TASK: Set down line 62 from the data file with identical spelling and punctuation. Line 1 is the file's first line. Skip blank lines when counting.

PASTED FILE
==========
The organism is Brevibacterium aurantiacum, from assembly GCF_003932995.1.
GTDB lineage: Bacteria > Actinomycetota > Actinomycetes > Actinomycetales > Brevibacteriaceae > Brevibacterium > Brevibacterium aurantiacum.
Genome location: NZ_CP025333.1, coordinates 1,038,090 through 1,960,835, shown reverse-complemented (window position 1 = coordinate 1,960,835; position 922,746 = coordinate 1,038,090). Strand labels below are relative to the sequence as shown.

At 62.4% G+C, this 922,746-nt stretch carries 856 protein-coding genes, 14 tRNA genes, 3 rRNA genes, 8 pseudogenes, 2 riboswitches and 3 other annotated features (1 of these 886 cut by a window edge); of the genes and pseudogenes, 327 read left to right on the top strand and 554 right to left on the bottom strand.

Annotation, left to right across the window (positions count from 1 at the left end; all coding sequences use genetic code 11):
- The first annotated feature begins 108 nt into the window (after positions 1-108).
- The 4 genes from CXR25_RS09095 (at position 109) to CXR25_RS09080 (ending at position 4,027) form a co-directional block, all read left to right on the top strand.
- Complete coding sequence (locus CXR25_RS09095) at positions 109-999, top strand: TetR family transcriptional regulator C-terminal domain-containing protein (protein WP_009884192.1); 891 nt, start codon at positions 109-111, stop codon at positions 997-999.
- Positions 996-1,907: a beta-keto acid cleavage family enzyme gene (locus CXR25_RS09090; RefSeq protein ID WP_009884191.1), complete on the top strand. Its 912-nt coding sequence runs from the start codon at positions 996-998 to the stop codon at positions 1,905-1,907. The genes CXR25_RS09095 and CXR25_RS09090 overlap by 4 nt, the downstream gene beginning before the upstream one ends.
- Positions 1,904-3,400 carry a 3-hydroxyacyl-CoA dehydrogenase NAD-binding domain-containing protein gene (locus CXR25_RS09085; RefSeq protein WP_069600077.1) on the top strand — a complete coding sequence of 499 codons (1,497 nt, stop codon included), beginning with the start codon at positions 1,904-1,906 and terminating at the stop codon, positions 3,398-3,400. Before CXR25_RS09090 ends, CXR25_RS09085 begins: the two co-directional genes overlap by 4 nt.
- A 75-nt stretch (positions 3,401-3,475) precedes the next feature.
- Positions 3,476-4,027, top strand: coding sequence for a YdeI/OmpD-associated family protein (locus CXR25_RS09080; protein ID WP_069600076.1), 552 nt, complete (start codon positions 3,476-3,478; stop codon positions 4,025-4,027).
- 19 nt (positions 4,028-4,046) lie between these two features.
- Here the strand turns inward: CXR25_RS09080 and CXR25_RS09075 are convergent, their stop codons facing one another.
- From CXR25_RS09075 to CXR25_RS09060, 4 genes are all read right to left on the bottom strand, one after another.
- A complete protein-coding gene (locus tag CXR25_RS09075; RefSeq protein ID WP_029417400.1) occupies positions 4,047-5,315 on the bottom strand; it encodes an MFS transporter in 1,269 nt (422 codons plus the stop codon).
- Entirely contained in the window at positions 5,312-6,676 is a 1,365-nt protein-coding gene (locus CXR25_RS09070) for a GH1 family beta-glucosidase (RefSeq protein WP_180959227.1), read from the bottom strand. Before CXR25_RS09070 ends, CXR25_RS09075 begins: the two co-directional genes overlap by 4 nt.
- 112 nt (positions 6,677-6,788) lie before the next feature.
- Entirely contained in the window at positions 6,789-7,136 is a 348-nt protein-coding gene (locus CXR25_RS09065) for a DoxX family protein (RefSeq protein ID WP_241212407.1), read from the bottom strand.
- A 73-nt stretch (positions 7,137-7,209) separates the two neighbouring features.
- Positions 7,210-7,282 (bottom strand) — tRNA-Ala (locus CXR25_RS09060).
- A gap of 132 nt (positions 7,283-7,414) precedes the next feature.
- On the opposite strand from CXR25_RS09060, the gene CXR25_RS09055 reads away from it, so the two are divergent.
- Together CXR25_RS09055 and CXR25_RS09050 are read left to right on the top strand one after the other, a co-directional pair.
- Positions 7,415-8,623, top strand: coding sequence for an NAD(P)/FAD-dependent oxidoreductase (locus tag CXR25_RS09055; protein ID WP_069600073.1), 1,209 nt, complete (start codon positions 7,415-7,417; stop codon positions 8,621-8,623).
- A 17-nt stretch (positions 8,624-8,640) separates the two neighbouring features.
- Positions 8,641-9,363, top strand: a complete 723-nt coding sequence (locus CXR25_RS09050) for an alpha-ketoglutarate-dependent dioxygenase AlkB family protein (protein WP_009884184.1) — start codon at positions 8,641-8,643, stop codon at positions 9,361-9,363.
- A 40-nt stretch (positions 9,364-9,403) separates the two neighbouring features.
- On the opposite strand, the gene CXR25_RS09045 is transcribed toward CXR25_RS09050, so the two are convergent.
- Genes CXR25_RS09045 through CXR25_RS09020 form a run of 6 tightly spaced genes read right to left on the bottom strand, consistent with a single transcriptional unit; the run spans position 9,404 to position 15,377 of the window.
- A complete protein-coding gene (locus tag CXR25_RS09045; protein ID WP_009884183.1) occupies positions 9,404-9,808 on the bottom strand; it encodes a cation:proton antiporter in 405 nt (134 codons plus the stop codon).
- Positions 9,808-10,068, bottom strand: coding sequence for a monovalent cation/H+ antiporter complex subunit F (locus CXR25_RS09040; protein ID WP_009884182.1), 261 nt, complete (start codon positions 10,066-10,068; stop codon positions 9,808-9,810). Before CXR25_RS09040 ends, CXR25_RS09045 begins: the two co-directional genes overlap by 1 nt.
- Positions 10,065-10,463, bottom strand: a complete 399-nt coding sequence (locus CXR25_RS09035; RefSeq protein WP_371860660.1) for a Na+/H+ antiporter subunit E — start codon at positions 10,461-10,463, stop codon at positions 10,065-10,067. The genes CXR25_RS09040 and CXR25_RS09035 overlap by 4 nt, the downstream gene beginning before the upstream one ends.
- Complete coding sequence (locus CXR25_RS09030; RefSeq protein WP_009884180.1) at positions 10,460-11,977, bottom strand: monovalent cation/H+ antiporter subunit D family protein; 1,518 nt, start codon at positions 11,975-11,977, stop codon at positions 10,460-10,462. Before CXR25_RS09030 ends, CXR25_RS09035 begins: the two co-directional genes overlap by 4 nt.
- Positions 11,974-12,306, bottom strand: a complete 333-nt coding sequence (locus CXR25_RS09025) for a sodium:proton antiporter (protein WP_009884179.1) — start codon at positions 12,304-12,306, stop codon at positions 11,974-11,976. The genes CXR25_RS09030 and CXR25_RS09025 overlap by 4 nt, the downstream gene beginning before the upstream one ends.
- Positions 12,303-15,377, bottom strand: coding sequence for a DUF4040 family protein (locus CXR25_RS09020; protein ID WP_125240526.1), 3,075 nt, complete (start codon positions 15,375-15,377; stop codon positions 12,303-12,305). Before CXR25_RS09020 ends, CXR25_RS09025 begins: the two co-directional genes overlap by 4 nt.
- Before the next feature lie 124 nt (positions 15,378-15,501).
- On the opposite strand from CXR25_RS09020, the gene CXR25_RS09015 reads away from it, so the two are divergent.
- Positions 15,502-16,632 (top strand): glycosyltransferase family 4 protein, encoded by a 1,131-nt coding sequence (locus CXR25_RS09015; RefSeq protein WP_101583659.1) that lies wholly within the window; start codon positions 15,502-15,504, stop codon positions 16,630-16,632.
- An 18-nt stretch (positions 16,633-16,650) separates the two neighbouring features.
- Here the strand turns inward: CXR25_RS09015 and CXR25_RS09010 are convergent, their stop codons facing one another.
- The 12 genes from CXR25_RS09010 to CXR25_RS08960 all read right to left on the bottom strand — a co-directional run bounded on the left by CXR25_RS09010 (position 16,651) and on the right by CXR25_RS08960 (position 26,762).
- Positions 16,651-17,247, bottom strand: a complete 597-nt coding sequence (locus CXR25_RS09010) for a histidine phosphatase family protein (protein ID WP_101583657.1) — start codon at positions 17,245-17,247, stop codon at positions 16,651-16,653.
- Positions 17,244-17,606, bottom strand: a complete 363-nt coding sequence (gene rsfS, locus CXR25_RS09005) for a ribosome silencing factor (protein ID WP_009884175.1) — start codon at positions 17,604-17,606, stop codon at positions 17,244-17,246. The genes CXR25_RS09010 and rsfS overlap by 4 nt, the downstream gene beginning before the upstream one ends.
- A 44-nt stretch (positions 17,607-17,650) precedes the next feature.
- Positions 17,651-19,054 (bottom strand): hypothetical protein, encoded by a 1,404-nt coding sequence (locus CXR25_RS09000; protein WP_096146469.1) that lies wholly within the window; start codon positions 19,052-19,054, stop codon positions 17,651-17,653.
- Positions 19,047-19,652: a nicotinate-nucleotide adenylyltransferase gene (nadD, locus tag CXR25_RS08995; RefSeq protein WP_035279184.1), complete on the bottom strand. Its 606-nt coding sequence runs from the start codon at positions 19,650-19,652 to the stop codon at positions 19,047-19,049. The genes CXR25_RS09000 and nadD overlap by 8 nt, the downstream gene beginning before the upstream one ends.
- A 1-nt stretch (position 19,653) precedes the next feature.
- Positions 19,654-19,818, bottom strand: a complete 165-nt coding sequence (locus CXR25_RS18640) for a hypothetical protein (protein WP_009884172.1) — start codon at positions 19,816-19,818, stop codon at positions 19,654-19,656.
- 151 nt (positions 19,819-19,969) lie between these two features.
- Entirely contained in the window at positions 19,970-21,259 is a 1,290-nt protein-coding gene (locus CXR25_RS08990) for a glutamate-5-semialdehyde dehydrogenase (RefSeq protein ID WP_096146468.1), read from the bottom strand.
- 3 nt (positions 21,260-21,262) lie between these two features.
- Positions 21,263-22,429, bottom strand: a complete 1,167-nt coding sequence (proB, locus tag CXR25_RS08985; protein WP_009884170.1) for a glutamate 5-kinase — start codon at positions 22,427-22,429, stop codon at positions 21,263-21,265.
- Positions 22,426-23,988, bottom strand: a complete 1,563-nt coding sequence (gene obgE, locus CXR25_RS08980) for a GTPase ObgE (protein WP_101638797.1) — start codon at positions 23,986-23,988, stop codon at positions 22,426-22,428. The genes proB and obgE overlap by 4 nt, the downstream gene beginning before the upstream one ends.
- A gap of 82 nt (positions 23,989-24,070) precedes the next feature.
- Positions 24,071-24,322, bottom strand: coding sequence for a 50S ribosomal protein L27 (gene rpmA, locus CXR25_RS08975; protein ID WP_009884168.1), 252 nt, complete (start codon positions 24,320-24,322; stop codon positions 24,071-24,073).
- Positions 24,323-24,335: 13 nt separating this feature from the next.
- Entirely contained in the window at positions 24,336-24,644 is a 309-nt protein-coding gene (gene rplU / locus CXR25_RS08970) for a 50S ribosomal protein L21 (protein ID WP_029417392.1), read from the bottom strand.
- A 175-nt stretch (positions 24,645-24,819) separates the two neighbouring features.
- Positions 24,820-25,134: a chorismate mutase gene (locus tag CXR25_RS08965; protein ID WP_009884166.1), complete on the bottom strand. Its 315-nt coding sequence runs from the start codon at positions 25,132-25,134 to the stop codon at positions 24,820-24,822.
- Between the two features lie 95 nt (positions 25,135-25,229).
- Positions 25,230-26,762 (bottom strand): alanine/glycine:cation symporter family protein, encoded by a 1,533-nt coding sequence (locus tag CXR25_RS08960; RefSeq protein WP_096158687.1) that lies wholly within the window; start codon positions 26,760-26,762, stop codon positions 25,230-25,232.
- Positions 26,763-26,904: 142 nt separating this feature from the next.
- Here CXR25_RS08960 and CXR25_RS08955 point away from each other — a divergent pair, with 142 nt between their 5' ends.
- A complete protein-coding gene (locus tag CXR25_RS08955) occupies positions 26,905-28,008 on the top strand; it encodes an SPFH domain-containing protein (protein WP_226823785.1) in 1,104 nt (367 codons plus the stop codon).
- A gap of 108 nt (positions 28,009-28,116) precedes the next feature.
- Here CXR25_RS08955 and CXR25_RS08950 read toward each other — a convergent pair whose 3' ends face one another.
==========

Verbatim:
- Positions 25,230-26,762 (bottom strand): alanine/glycine:cation symporter family protein, encoded by a 1,533-nt coding sequence (locus tag CXR25_RS08960; RefSeq protein WP_096158687.1) that lies wholly within the window; start codon positions 26,760-26,762, stop codon positions 25,230-25,232.